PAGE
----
• The brain scan came as a surprise even to researchers who for years have been studying the relationship between brain disease and deaths of professional football players. Aaron Hernandez, the former New England Patriots tight end and a convicted murderer, was 27 when he committed suicide in April. Yet a posthumous examination of his brain showed he had such a severe form of the degenerative brain disease C.T.E. that the damage was akin to that of players well into their 60s. It was, a lawyer for his family said, in announcing the findings on Thursday, “the most severe case they had ever seen in someone of Aaron’s age.”

  • A high school football player who suffered a traumatic brain injury when he continued to practice after suffering a concussion can't sue his coach or school district, a federal appeals court panel has ruled. The simple fact is that no legal precedent was in place to hold the coach or the school liable when Sheldon Mann suffered his injury in November 2011, Judge Thomas I. Vanaskie wrote in the opinion by the U.S. Court of Appeals for the Third Circuit.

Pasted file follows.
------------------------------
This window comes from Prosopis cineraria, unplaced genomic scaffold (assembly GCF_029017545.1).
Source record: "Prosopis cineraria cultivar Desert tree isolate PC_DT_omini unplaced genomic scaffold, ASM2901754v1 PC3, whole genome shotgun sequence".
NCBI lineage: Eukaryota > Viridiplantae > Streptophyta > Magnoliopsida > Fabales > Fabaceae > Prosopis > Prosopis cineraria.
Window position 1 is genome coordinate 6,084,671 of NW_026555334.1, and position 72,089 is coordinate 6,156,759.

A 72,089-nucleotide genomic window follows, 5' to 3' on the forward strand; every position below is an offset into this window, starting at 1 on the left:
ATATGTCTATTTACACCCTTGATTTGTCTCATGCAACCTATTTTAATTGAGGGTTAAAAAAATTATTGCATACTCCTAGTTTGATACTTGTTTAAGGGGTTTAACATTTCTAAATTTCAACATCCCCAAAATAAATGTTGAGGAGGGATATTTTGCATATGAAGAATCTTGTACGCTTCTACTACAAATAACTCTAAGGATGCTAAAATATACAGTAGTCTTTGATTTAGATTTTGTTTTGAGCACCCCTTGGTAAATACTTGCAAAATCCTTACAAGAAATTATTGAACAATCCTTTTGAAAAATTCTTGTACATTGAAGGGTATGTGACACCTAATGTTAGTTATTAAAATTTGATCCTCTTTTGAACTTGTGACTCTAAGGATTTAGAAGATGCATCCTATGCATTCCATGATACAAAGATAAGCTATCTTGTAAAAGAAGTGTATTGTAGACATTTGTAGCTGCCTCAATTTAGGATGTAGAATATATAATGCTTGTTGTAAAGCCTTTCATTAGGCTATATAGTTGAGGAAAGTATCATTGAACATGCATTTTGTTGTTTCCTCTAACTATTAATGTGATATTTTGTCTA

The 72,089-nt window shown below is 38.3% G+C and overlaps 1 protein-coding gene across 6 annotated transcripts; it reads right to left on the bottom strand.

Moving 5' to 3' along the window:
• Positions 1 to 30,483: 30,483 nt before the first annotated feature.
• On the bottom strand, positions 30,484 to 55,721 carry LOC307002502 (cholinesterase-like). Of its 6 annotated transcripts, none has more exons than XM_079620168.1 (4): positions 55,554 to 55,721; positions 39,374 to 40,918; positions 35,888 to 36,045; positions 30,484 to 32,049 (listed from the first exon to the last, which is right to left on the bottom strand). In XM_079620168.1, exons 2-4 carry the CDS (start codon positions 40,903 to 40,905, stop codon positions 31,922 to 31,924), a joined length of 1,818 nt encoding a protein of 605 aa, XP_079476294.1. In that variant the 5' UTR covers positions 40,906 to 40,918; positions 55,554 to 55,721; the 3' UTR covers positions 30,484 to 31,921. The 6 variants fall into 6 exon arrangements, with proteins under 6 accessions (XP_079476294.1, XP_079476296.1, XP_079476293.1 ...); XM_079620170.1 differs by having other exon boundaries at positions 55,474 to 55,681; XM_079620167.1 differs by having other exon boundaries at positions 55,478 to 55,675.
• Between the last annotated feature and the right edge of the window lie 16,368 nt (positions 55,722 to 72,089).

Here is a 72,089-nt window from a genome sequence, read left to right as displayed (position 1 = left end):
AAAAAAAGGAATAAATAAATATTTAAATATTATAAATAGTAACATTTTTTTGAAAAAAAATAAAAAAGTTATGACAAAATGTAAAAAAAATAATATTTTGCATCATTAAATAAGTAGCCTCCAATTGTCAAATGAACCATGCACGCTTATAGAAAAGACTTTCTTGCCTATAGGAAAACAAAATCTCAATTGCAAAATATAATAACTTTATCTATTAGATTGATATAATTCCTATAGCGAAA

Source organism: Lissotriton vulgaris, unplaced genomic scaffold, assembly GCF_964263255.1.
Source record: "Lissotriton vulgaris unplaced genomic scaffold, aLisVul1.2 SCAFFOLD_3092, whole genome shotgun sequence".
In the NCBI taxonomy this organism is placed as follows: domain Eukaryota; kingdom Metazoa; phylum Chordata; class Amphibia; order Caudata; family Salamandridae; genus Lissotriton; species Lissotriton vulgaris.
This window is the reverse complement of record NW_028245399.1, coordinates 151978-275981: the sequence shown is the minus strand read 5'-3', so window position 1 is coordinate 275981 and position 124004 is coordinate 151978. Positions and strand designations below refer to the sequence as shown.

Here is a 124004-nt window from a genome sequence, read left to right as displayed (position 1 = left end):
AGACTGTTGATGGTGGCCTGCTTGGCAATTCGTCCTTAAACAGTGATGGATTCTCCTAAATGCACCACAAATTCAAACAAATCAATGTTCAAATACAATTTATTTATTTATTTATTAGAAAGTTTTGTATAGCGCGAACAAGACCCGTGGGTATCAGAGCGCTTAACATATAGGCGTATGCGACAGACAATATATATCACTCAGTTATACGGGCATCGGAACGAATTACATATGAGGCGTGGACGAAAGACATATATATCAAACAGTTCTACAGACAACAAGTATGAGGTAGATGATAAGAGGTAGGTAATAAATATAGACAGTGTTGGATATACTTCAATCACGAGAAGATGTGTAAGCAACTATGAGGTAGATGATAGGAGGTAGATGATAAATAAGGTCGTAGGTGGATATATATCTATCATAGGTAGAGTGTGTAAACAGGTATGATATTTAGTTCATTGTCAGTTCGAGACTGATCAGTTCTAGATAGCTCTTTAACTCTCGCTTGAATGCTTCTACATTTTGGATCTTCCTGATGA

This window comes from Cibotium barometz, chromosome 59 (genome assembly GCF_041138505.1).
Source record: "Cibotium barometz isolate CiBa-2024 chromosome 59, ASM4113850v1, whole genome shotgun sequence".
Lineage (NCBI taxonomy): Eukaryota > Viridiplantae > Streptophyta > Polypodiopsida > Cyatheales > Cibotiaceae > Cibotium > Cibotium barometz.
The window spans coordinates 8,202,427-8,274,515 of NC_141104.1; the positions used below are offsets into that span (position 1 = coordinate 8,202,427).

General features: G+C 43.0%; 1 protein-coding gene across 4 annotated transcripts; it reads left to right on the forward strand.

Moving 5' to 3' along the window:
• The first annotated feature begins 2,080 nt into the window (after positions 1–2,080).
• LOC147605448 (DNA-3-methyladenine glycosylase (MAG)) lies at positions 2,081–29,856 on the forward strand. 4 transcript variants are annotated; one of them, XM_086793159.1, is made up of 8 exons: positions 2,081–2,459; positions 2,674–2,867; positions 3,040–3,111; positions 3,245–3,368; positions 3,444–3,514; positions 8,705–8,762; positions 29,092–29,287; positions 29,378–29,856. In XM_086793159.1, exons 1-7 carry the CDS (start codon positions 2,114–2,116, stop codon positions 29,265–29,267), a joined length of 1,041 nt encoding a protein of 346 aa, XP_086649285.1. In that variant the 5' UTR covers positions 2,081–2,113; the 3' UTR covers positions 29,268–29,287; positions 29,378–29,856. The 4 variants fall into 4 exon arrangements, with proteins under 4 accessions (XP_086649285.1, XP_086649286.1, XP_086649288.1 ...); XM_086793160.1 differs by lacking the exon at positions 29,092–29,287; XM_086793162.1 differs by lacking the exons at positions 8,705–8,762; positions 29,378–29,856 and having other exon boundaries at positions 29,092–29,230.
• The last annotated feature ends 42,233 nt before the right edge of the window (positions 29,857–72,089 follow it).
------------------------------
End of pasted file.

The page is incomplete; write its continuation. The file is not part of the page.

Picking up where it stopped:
• our in five military service members who suffer brain injuries may be able to return to military or civilian work after they get treatment at inpatient rehabilitation facilities, a UK study suggests. Almost one-third of these service members can return to a full-time military job after intensive rehab, the study also found. The results suggest that the costs of treatment in residential rehabilitation programs can pay off in the long run, said Lieutenant Colonel Dr. Markus Besemann, a chief of rehabilitation medicine for the Canadian Forces Health Services and a lecturer at the University of Ottawa.

  • This fall, some of the most elite football players in the NFL and on college teams around the country have taken the field wearing a new kind of helmet. The Vicis Zero1 helmet looks almost identical to the standard football helmet, but it has a soft shell that crumples on contact—similar to an automobile bumper—reducing impact against the brain

Alert!
You are using an outdated browser. Please upgrade your browser to improve your experience.